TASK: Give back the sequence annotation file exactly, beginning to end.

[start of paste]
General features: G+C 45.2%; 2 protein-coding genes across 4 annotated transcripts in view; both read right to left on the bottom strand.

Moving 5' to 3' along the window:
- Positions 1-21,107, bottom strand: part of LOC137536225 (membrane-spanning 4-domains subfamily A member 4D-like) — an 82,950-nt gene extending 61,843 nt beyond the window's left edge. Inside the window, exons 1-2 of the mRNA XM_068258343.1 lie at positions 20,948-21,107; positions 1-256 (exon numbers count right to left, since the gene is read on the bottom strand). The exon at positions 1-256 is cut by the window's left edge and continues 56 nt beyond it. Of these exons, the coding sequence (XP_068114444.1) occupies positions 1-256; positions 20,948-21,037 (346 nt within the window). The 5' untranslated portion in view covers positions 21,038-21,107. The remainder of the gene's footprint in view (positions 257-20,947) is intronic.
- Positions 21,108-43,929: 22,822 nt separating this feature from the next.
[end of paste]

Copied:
General features: G+C 45.2%; 2 protein-coding genes across 4 annotated transcripts in view; both read right to left on the bottom strand.

Moving 5' to 3' along the window:
- Positions 1-21,107, bottom strand: part of LOC137536225 (membrane-spanning 4-domains subfamily A member 4D-like) — an 82,950-nt gene extending 61,843 nt beyond the window's left edge. Inside the window, exons 1-2 of the mRNA XM_068258343.1 lie at positions 20,948-21,107; positions 1-256 (exon numbers count right to left, since the gene is read on the bottom strand). The exon at positions 1-256 is cut by the window's left edge and continues 56 nt beyond it. Of these exons, the coding sequence (XP_068114444.1) occupies positions 1-256; positions 20,948-21,037 (346 nt within the window). The 5' untranslated portion in view covers positions 21,038-21,107. The remainder of the gene's footprint in view (positions 257-20,947) is intronic.
- Positions 21,108-43,929: 22,822 nt separating this feature from the next.